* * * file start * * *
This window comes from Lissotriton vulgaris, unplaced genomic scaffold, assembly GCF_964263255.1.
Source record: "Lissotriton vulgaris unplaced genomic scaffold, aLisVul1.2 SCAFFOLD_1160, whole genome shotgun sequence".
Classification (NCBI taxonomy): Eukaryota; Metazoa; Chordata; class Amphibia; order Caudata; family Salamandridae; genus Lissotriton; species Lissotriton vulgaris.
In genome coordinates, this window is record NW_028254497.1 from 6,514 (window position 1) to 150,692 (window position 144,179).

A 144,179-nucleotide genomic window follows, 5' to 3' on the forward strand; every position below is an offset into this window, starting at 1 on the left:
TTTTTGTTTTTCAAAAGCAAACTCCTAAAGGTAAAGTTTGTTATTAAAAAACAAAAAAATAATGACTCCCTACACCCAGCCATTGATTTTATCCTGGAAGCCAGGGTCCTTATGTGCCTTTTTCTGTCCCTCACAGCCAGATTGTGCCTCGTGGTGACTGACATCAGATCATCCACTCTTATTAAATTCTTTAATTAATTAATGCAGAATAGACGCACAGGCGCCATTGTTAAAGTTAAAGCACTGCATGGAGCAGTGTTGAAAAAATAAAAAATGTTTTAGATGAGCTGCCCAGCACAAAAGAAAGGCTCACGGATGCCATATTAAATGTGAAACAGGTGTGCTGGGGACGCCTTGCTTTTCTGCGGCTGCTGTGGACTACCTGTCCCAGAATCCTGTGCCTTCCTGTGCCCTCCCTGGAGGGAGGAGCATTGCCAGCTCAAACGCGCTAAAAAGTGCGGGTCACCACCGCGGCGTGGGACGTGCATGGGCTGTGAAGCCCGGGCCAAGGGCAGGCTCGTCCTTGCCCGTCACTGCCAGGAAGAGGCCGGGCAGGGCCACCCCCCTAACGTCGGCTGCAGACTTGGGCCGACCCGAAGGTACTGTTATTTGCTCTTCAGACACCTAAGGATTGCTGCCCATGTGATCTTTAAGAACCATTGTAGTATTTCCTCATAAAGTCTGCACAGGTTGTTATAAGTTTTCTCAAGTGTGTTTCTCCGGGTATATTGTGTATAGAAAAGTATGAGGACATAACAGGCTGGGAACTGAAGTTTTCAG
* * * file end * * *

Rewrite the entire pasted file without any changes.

This window comes from Lissotriton vulgaris, unplaced genomic scaffold, assembly GCF_964263255.1.
Source record: "Lissotriton vulgaris unplaced genomic scaffold, aLisVul1.2 SCAFFOLD_1160, whole genome shotgun sequence".
Classification (NCBI taxonomy): Eukaryota; Metazoa; Chordata; class Amphibia; order Caudata; family Salamandridae; genus Lissotriton; species Lissotriton vulgaris.
In genome coordinates, this window is record NW_028254497.1 from 6,514 (window position 1) to 150,692 (window position 144,179).

A 144,179-nucleotide genomic window follows, 5' to 3' on the forward strand; every position below is an offset into this window, starting at 1 on the left:
TTTTTGTTTTTCAAAAGCAAACTCCTAAAGGTAAAGTTTGTTATTAAAAAACAAAAAAATAATGACTCCCTACACCCAGCCATTGATTTTATCCTGGAAGCCAGGGTCCTTATGTGCCTTTTTCTGTCCCTCACAGCCAGATTGTGCCTCGTGGTGACTGACATCAGATCATCCACTCTTATTAAATTCTTTAATTAATTAATGCAGAATAGACGCACAGGCGCCATTGTTAAAGTTAAAGCACTGCATGGAGCAGTGTTGAAAAAATAAAAAATGTTTTAGATGAGCTGCCCAGCACAAAAGAAAGGCTCACGGATGCCATATTAAATGTGAAACAGGTGTGCTGGGGACGCCTTGCTTTTCTGCGGCTGCTGTGGACTACCTGTCCCAGAATCCTGTGCCTTCCTGTGCCCTCCCTGGAGGGAGGAGCATTGCCAGCTCAAACGCGCTAAAAAGTGCGGGTCACCACCGCGGCGTGGGACGTGCATGGGCTGTGAAGCCCGGGCCAAGGGCAGGCTCGTCCTTGCCCGTCACTGCCAGGAAGAGGCCGGGCAGGGCCACCCCCCTAACGTCGGCTGCAGACTTGGGCCGACCCGAAGGTACTGTTATTTGCTCTTCAGACACCTAAGGATTGCTGCCCATGTGATCTTTAAGAACCATTGTAGTATTTCCTCATAAAGTCTGCACAGGTTGTTATAAGTTTTCTCAAGTGTGTTTCTCCGGGTATATTGTGTATAGAAAAGTATGAGGACATAACAGGCTGGGAACTGAAGTTTTCAG